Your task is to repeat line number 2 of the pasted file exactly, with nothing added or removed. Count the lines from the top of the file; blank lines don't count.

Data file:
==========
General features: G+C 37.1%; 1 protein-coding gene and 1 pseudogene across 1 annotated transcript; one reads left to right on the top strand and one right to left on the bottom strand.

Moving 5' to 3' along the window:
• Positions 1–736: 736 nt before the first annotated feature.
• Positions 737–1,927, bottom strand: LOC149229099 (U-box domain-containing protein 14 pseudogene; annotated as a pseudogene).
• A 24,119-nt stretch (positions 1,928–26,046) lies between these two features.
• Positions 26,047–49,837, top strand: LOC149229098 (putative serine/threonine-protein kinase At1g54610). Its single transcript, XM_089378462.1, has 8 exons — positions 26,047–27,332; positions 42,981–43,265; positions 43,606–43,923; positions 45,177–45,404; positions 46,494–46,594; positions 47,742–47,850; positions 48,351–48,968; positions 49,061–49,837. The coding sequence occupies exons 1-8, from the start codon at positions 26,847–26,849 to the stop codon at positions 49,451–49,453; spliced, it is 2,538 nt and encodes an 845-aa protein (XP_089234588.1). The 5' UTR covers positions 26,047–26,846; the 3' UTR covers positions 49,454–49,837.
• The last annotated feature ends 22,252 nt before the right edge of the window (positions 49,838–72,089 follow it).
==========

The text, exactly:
Moving 5' to 3' along the window: